10 Best Golf Shoes (Buyer's Guide)

Adidas, Footjoy, Nike, Callaway, Ecco and over a dozen more sports brands are currently competing in the golf shoe arena. To the consumer’s benefit, this translates to a few hundreds of golf trainers that cater to every taste and style.

But let’s cut through the marketing fuzzbuzz and see which models truly shine on the golf course.

How we select the top picks in golf footwear

Before giving the final verdict, we consider all available golf shoe models on the market. Our experts treat both coveted and less known brands equally to offer an unbiased overview.

Spending 7 hours per shoe on average, our team studies all the nooks and crannies to understand what real benefits each trainer gives to the wearer. We also summarize thousands of user reviews to understand the shoes’ strong and weak points.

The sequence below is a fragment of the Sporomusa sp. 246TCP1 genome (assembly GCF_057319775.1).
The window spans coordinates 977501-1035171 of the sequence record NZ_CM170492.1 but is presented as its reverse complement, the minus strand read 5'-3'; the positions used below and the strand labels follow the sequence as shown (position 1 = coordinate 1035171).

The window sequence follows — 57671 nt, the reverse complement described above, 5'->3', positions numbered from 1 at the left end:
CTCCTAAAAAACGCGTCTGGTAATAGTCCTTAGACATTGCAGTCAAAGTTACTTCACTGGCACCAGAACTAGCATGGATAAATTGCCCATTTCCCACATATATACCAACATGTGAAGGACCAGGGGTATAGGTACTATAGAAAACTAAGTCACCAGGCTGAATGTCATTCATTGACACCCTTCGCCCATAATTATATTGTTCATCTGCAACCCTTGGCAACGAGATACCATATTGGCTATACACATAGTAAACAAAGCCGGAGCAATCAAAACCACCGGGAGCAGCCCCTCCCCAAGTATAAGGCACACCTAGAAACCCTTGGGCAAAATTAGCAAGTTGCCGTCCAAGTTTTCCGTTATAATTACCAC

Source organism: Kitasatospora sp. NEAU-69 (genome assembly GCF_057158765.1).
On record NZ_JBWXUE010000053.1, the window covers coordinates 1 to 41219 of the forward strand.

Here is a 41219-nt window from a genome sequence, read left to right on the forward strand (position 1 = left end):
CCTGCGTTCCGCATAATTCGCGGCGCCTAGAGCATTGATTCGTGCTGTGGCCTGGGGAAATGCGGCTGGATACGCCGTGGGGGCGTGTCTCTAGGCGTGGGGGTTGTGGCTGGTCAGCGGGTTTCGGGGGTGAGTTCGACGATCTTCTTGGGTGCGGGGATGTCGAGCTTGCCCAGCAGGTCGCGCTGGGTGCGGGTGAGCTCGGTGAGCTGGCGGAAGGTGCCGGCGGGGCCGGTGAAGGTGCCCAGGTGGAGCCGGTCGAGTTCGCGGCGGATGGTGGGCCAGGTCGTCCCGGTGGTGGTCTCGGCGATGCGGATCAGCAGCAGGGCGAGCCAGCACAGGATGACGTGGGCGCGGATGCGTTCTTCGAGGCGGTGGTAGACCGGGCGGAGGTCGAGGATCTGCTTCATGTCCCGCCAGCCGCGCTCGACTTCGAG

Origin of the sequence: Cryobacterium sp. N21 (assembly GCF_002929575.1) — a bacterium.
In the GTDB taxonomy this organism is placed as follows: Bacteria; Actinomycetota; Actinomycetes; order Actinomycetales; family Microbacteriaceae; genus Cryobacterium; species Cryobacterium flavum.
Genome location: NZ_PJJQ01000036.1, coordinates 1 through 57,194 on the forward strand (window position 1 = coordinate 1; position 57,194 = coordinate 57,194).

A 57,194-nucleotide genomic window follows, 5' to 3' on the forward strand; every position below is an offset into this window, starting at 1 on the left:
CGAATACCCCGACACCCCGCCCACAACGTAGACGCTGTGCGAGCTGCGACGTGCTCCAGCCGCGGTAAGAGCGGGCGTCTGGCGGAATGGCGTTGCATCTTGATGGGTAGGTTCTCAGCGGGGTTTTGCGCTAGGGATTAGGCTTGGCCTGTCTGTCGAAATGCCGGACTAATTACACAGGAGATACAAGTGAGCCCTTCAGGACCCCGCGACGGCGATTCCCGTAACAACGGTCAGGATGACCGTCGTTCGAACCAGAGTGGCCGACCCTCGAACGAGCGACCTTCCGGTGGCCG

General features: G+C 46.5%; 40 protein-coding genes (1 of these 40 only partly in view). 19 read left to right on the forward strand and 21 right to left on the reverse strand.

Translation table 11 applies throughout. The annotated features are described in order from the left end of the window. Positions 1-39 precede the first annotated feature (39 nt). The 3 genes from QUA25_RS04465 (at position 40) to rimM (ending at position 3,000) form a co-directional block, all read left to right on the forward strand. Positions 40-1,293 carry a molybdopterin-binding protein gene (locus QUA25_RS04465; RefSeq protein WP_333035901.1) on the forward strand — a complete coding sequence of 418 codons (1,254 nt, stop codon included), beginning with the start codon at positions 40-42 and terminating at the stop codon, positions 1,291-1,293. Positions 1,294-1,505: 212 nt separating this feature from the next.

Once all the work is done, each model is given a CoreScore, a number from 1 to 100, which indicates its overall performance. Ten golf shoes with the highest CoreScore make it to this ranking.

Popular golf shoes aren't the better rated ones

81 90 100
High Popularity Low
10 best shoes
52 most popular shoes

Choosing the right pair of golf shoes


Signs of wearing the wrong golf shoe

You have the wrong golf shoe if you experience any of the following:

  • feeling unstable when making a swing or while walking on hilly terrain
  • getting soaked from wet grass or rain